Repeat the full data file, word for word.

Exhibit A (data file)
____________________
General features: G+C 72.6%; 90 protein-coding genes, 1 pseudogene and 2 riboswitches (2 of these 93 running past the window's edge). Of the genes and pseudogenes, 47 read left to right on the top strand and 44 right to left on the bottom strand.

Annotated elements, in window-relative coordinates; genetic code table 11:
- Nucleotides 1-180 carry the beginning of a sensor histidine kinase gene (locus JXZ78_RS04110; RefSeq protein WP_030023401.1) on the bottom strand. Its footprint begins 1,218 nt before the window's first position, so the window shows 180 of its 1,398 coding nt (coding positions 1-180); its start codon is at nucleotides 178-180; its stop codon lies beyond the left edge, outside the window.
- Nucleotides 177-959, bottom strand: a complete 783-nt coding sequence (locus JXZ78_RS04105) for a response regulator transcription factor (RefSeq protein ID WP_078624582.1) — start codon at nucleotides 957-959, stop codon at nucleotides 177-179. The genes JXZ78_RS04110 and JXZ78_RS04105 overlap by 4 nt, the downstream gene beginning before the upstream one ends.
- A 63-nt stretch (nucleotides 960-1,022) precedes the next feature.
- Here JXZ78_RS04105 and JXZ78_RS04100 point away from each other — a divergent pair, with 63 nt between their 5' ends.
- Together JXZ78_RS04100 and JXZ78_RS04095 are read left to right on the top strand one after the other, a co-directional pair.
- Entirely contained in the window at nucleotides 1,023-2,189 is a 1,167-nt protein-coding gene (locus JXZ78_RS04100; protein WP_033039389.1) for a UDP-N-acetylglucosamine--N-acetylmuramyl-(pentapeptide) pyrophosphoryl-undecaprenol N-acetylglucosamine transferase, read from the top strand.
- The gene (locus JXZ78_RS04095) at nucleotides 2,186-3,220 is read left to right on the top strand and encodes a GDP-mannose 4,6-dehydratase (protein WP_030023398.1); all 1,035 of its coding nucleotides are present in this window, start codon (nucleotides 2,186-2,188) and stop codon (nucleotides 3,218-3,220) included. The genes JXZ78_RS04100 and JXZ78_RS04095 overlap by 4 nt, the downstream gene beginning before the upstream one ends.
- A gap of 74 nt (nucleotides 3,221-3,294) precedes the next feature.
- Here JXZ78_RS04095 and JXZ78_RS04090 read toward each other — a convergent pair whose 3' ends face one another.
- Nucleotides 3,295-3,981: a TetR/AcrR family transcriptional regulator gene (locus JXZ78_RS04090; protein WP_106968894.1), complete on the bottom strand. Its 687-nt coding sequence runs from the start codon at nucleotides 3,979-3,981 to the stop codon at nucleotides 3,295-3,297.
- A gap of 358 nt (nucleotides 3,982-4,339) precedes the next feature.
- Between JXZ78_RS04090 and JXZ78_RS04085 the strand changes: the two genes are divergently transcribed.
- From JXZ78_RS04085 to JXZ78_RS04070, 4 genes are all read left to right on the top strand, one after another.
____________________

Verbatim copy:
General features: G+C 72.6%; 90 protein-coding genes, 1 pseudogene and 2 riboswitches (2 of these 93 running past the window's edge). Of the genes and pseudogenes, 47 read left to right on the top strand and 44 right to left on the bottom strand.

Annotated elements, in window-relative coordinates; genetic code table 11:
- Nucleotides 1-180 carry the beginning of a sensor histidine kinase gene (locus JXZ78_RS04110; RefSeq protein WP_030023401.1) on the bottom strand. Its footprint begins 1,218 nt before the window's first position, so the window shows 180 of its 1,398 coding nt (coding positions 1-180); its start codon is at nucleotides 178-180; its stop codon lies beyond the left edge, outside the window.
- Nucleotides 177-959, bottom strand: a complete 783-nt coding sequence (locus JXZ78_RS04105) for a response regulator transcription factor (RefSeq protein ID WP_078624582.1) — start codon at nucleotides 957-959, stop codon at nucleotides 177-179. The genes JXZ78_RS04110 and JXZ78_RS04105 overlap by 4 nt, the downstream gene beginning before the upstream one ends.
- A 63-nt stretch (nucleotides 960-1,022) precedes the next feature.
- Here JXZ78_RS04105 and JXZ78_RS04100 point away from each other — a divergent pair, with 63 nt between their 5' ends.
- Together JXZ78_RS04100 and JXZ78_RS04095 are read left to right on the top strand one after the other, a co-directional pair.
- Entirely contained in the window at nucleotides 1,023-2,189 is a 1,167-nt protein-coding gene (locus JXZ78_RS04100; protein WP_033039389.1) for a UDP-N-acetylglucosamine--N-acetylmuramyl-(pentapeptide) pyrophosphoryl-undecaprenol N-acetylglucosamine transferase, read from the top strand.
- The gene (locus JXZ78_RS04095) at nucleotides 2,186-3,220 is read left to right on the top strand and encodes a GDP-mannose 4,6-dehydratase (protein WP_030023398.1); all 1,035 of its coding nucleotides are present in this window, start codon (nucleotides 2,186-2,188) and stop codon (nucleotides 3,218-3,220) included. The genes JXZ78_RS04100 and JXZ78_RS04095 overlap by 4 nt, the downstream gene beginning before the upstream one ends.
- A gap of 74 nt (nucleotides 3,221-3,294) precedes the next feature.
- Here JXZ78_RS04095 and JXZ78_RS04090 read toward each other — a convergent pair whose 3' ends face one another.
- Nucleotides 3,295-3,981: a TetR/AcrR family transcriptional regulator gene (locus JXZ78_RS04090; protein WP_106968894.1), complete on the bottom strand. Its 687-nt coding sequence runs from the start codon at nucleotides 3,979-3,981 to the stop codon at nucleotides 3,295-3,297.
- A gap of 358 nt (nucleotides 3,982-4,339) precedes the next feature.
- Between JXZ78_RS04090 and JXZ78_RS04085 the strand changes: the two genes are divergently transcribed.
- From JXZ78_RS04085 to JXZ78_RS04070, 4 genes are all read left to right on the top strand, one after another.